June 5 (UPI) -- Most people addicted to opioids want safe places to use those drugs, a new survey shows.
Roughly 77 percent of people in Baltimore, Boston and Providence, R.I., addicted to heroin, fentanyl and illicit opioid pills want safe injection facilities and overdose prevention sites, according to a study published Wednesday in the Journal of Urban Health.
"On the whole, we found a strong willingness to use safe consumption spaces. This is important because often the voices of people who use drugs are not always included in policy debates or in the implementation of public health interventions," Ju Nyeong Park, a researcher at Johns Hopkins University and study lead author, said in a news release.
The researchers surveyed 326 people who participated in syringe participation programs and other places throughout Baltimore, Boston and Providence. About 70 percent of the group were homeless, and 60 percent regularly used drugs in "public or semi-public places."
More than a third of the opioid users said they had overdosed in the past six months, while 73 percent reported recently consuming a drug that contained fentanyl. The substance is used to enhance the potency of drugs like heroin, making an overdose more likely.
Concerns of community blight and endorsement of illegal drug use have caused many people to push back against safe spaces, the researcher says. Yet, politicians are considering it as a viable option to combat the opioid epidemic. According to the study, more than 70,000 overdose deaths occurred in 2017.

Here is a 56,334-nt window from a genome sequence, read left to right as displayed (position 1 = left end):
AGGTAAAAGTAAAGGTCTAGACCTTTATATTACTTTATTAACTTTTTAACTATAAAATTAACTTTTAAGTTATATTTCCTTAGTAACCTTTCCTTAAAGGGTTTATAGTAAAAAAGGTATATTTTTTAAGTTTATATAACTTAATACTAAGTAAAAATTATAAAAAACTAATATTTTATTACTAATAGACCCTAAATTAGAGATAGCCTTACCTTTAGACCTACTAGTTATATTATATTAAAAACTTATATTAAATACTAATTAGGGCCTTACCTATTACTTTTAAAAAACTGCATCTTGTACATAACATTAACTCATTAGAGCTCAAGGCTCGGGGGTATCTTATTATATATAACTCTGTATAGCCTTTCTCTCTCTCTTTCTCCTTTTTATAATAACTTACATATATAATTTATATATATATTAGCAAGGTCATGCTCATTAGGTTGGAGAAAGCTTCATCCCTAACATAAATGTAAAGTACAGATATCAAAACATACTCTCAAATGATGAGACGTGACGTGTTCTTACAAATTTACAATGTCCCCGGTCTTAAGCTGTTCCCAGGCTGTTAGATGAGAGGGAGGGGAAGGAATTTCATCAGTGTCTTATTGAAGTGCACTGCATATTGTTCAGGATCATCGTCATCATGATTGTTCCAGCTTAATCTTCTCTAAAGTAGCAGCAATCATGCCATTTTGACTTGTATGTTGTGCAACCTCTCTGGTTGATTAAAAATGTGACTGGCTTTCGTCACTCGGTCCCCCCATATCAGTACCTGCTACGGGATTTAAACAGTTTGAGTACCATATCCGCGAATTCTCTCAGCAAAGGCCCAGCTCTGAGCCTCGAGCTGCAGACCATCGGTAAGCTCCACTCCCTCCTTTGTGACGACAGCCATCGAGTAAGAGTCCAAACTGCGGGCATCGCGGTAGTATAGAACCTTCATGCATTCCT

Many people point to the success safe spaces have had in other countries in slowing down the transmission of HIV and Hepatitis B and C viruses.
Still, the United States currently has no legal safe consumption spaces because of a federal law known as the "crack house statute" that prohibits anyone from providing property for illegal drug use.
However, even if safe places were legal, many people would refuse to use them due to the potential consequences. About 38 percent of opioid users would fear being arrested and 36 percent would worry about privacy concerns if they used a safe place, according to the researchers.
"The study documents that people who use drugs are motivated to be safe and take precautions to reduce their exposure to harm," Susan Sherman, a researcher at Johns Hopkins University and study senior investigator, said in a news release. "We can use this evidence to holistically address the opioid epidemic."